Too many have too much money pushing prices to unsustainable levels for these 'investments'. In the news last week, someone paid a million $ for a Pokemon card. a POKEMON CARD!!!!! Sorry, when there are people not able to afford their one room apartments with their BS paying jobs, there is a problem with society. I can appreciate something nice and maybe rare, but it is OBSCENE the way car prices are now. And I don't want to hear about 'supply and demand' or that people should go to college and get better jobs. Some jobs are paying garbage WITH college degrees required. The car hobby should be FUN and the 'investors' are ruining it.
vwwwv
Pit Crew

A criminal bought that POKEMON card with stolen bitcoin. Now the FEDs have it and will be auctioning it.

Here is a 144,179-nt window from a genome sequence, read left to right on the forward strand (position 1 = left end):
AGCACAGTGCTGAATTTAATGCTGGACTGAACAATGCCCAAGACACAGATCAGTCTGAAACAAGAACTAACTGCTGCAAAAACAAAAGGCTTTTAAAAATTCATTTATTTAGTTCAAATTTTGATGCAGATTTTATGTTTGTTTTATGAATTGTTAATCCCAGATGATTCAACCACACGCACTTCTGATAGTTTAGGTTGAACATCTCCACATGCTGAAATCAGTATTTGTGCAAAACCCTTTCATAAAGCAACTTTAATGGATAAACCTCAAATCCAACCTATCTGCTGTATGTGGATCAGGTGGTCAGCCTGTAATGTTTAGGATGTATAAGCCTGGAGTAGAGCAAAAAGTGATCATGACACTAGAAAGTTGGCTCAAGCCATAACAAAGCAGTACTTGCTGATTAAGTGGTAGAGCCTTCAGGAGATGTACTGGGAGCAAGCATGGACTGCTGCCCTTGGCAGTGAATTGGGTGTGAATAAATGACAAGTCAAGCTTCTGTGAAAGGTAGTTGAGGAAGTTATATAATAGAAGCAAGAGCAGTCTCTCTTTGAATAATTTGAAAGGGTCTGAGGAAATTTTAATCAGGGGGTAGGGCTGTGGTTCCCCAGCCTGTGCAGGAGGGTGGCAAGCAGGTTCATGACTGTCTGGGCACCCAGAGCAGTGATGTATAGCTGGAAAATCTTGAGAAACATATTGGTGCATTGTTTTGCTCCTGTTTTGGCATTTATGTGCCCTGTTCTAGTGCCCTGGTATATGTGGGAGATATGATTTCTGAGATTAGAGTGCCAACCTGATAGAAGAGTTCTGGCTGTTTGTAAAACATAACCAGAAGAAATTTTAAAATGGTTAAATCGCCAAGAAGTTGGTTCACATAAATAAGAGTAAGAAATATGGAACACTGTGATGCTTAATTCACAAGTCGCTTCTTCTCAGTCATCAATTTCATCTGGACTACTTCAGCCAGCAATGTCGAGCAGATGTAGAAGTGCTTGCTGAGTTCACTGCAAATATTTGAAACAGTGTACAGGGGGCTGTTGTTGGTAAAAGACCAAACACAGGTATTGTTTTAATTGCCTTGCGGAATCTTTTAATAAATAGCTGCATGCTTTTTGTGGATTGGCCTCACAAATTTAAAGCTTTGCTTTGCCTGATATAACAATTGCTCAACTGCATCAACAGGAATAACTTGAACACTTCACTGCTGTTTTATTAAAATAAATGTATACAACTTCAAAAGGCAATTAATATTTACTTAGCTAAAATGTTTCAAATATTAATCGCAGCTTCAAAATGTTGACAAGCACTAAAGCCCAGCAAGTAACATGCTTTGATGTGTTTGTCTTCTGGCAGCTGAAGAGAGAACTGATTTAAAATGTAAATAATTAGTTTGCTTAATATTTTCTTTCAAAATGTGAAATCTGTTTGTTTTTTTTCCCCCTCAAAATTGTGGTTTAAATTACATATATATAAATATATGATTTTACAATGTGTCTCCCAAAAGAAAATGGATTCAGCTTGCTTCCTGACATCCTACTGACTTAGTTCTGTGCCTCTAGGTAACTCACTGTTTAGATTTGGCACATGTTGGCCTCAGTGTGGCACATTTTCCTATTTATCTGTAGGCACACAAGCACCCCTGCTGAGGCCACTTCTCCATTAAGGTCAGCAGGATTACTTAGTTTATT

JBBearcat
Detailer

Simple solution.
Don't play their game.
But undervalued cars.
There are plenty out there.
That are affordable and when you go to a show you'll get more attention than "just another" '57 Chevy, Corvette, Mustang or MOPAR muscle car.
Simple.
mfp4073
Advanced Driver

Thats right. How about a perfect original low mile 1984 Pontiac Fiero? Third Gen Dodge Charger. Etc. Still can be had. Under $10k for the fiero if you are in the right place and time, not for long I think. But other deals out there too. Just got to shake the country club seen. No disrespect!
hyperv6
Racer

In the NFL it is the next man up if they lose a player. In cars it is the next model up. 

 

Just how things cycle around. Right now early second gen Trans Ams are all the rage value wise. The 76 and later cars are just now seeing some movement. 

 

#1 rule no matter what is buy what you like not what you think it may be worth. That way if it is not worth anything you have what you want. Or if you do pay up you still have what you want. 

 

Life is to short not to drive what you like.